Mohamed El-Erian has quickly become an investment guru.

El-Erian, the CEO of Pimco, the world's largest bond-fund manager, has interesting ideas about portfolio construction and the evolution of diversification. He devotes a large portion of his latest book, "When Markets Collide," to a new type of portfolio. I will now explore some simple choices that fit in with El-Erian's concept.

Here's the breakdown:

Equities
Domestic
15%
Foreign Developed
15%
Emerging Market
12%
Private Equity
0%
Bonds
Domestic
9%
Foreign
15%
Real Assets
Real Estate
5%
Commodities
11%
TIPS
5%
Infrastructure
5%
Special Opportunities
8%

For the domestic equity allocation, 10% goes to PowerShares S&P 500 Buy Write Portfolio ( PBP). The track record of the buy write index has been to outperform the S&P 500 over the entire stock-market cycle, only lagging when the market rallies, as it did in 2003. iShares S&P 600 Small Cap ETF ( IJR) would take the other 5% in domestic equities. In the early stage of a stock-market cycle, small-cap stocks tend to outperform large caps. IJR helps capture that effect.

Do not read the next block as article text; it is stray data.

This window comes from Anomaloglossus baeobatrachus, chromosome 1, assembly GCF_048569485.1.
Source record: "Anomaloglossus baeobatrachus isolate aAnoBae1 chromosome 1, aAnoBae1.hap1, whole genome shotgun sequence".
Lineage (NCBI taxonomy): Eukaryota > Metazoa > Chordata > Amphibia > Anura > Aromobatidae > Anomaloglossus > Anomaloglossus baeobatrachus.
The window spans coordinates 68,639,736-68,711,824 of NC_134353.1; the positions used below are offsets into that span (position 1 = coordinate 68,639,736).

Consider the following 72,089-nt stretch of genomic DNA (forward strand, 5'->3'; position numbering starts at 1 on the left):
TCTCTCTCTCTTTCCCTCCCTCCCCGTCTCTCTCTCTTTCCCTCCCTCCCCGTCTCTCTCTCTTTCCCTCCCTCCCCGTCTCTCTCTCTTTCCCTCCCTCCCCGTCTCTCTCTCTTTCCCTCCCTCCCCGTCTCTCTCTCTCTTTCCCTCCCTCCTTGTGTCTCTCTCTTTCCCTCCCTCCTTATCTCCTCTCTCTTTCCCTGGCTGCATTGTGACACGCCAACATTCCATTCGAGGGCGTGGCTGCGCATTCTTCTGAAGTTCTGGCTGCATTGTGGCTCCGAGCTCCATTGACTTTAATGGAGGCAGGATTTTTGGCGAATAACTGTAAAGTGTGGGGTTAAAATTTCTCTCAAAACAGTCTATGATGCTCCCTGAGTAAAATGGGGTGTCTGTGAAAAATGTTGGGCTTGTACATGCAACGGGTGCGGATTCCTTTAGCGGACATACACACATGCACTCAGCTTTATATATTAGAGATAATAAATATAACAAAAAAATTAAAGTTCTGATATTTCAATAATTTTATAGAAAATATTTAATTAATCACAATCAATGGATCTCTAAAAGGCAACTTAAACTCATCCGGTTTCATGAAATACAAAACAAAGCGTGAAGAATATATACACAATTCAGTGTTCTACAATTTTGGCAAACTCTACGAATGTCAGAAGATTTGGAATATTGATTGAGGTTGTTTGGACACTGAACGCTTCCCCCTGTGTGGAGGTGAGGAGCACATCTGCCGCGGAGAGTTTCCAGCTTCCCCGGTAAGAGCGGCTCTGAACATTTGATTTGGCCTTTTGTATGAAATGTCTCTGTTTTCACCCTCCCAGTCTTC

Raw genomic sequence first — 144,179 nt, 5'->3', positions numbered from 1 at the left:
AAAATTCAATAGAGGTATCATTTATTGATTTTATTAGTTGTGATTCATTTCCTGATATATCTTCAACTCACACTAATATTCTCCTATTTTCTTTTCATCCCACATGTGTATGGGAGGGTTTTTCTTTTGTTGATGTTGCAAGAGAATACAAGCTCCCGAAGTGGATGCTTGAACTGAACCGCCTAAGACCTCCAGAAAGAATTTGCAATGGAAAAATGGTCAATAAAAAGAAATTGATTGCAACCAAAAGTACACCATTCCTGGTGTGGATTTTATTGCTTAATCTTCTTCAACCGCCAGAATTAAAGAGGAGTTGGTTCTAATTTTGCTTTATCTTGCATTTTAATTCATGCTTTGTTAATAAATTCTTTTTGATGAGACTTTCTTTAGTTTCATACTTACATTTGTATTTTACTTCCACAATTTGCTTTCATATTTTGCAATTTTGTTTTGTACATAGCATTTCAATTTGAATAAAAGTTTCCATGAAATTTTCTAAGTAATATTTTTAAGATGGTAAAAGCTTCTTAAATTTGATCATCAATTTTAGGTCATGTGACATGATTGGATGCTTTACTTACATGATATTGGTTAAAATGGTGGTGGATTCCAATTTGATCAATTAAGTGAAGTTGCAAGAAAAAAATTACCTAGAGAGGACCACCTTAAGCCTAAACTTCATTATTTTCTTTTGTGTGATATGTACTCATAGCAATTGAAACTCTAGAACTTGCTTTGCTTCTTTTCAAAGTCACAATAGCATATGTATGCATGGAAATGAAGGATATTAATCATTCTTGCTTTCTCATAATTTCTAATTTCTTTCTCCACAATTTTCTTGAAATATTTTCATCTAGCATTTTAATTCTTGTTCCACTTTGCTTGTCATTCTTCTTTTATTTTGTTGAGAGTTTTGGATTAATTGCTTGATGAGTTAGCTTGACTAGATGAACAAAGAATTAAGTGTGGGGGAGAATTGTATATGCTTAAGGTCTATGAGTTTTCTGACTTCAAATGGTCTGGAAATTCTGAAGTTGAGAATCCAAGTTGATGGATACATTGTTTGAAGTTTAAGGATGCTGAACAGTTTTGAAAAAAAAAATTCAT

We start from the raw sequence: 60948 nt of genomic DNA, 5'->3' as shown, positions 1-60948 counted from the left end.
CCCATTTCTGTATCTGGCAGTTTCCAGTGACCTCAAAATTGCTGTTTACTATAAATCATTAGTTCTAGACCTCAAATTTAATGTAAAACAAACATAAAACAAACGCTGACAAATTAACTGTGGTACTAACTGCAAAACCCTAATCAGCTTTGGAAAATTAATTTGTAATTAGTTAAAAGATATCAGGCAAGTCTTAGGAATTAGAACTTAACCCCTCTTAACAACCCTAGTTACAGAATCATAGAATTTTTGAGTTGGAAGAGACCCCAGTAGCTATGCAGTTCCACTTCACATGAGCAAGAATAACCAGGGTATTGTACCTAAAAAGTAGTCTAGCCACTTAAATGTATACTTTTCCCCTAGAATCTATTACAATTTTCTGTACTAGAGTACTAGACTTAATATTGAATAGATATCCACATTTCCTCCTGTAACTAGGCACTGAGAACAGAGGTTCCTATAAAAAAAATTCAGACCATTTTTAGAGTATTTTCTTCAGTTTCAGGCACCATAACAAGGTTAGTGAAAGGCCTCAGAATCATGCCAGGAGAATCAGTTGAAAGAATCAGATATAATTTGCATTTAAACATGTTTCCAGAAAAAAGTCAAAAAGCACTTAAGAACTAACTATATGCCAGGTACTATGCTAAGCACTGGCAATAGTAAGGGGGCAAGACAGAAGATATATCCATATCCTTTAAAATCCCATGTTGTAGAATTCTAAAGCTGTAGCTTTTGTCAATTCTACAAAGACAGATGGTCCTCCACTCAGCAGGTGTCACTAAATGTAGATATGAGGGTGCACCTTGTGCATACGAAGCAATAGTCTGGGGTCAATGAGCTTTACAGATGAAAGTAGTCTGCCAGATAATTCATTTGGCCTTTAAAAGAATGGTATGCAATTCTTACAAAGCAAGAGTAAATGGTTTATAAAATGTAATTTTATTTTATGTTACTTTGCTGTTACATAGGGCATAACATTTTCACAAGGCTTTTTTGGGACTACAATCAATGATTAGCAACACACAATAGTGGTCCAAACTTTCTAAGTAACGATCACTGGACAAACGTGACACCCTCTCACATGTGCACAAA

Many investors use iShares MSCI EAFE ETF ( EFA) for developed country equities, but it is heavy in Japan, at 25%, so I prefer 10% be allocated to WisdomTree International Large Cap Dividend ETF ( DOL), which only puts 9.7% in Japan. There is now a choice among foreign small caps. The SPDR S&P International Small Cap Index Fund ( GWX) is lighter in financials than similar funds and gets the other 5% in this category.

In emerging markets, I use the PowerShares BLDRS Emerging Market 50 Index Fund ( ADRE). Interestingly, small-cap emerging markets ETFs don't do any better than large-caps.

El-Erian likes private equity. Because no ETF can mimic that category adequately, I omitted it from the portfolio. El-Erian recently said this might be the most difficult part of the market for do-it-yourselfers to access.

The ETF industry has been creating more fixed-income choices, which is a boon for investors. For domestic bonds, I would suggest 6% to iShares Barclays 1-3 Year Treasury Bond ETF ( SHY) and 3% to iShares Barclays Agency Fund ( AGZ). The yields are lousy (about 2% and 2.5%, respectively) but if yields rise, longer-dated bonds and bond funds will tumble. Anyone so inclined could buy individual fixed-income issues. The 15% target for foreign bonds could be easily captured with iShares S&P Citigroup International Treasury ( IGOV). SPDR has a similar product, but it has emerging market exposure, whereas IGOV does not.

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